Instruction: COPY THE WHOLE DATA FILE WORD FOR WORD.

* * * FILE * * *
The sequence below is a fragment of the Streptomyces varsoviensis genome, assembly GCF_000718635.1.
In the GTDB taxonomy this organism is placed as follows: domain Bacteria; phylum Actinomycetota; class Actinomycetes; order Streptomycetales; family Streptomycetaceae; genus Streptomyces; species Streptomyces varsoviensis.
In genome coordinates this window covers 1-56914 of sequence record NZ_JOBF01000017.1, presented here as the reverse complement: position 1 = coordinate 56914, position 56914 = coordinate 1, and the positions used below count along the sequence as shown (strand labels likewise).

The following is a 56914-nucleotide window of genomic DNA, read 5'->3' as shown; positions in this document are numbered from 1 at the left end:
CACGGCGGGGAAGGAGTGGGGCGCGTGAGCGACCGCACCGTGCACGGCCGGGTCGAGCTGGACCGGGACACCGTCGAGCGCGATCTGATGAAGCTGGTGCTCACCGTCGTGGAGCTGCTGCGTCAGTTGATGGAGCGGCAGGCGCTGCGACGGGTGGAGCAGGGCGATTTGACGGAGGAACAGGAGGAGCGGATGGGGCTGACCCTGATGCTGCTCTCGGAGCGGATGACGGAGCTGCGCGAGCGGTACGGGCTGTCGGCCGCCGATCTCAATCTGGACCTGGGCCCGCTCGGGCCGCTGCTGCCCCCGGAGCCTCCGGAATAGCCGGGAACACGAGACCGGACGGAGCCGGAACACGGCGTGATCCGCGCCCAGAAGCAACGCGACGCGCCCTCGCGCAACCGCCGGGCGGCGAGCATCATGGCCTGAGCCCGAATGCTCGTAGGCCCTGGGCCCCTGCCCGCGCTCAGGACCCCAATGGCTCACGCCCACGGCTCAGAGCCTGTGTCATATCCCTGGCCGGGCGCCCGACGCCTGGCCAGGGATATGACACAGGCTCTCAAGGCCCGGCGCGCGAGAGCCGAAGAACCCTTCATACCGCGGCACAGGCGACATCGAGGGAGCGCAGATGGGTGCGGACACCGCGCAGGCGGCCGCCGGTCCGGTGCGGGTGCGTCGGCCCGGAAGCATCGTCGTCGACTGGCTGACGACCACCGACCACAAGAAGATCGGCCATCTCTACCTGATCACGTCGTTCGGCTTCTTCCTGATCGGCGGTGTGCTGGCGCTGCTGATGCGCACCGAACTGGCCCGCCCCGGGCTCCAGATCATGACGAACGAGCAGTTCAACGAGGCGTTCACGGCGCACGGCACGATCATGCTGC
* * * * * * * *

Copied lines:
The sequence below is a fragment of the Streptomyces varsoviensis genome, assembly GCF_000718635.1.
In the GTDB taxonomy this organism is placed as follows: domain Bacteria; phylum Actinomycetota; class Actinomycetes; order Streptomycetales; family Streptomycetaceae; genus Streptomyces; species Streptomyces varsoviensis.
In genome coordinates this window covers 1-56914 of sequence record NZ_JOBF01000017.1, presented here as the reverse complement: position 1 = coordinate 56914, position 56914 = coordinate 1, and the positions used below count along the sequence as shown (strand labels likewise).

The following is a 56914-nucleotide window of genomic DNA, read 5'->3' as shown; positions in this document are numbered from 1 at the left end:
CACGGCGGGGAAGGAGTGGGGCGCGTGAGCGACCGCACCGTGCACGGCCGGGTCGAGCTGGACCGGGACACCGTCGAGCGCGATCTGATGAAGCTGGTGCTCACCGTCGTGGAGCTGCTGCGTCAGTTGATGGAGCGGCAGGCGCTGCGACGGGTGGAGCAGGGCGATTTGACGGAGGAACAGGAGGAGCGGATGGGGCTGACCCTGATGCTGCTCTCGGAGCGGATGACGGAGCTGCGCGAGCGGTACGGGCTGTCGGCCGCCGATCTCAATCTGGACCTGGGCCCGCTCGGGCCGCTGCTGCCCCCGGAGCCTCCGGAATAGCCGGGAACACGAGACCGGACGGAGCCGGAACACGGCGTGATCCGCGCCCAGAAGCAACGCGACGCGCCCTCGCGCAACCGCCGGGCGGCGAGCATCATGGCCTGAGCCCGAATGCTCGTAGGCCCTGGGCCCCTGCCCGCGCTCAGGACCCCAATGGCTCACGCCCACGGCTCAGAGCCTGTGTCATATCCCTGGCCGGGCGCCCGACGCCTGGCCAGGGATATGACACAGGCTCTCAAGGCCCGGCGCGCGAGAGCCGAAGAACCCTTCATACCGCGGCACAGGCGACATCGAGGGAGCGCAGATGGGTGCGGACACCGCGCAGGCGGCCGCCGGTCCGGTGCGGGTGCGTCGGCCCGGAAGCATCGTCGTCGACTGGCTGACGACCACCGACCACAAGAAGATCGGCCATCTCTACCTGATCACGTCGTTCGGCTTCTTCCTGATCGGCGGTGTGCTGGCGCTGCTGATGCGCACCGAACTGGCCCGCCCCGGGCTCCAGATCATGACGAACGAGCAGTTCAACGAGGCGTTCACGGCGCACGGCACGATCATGCTGC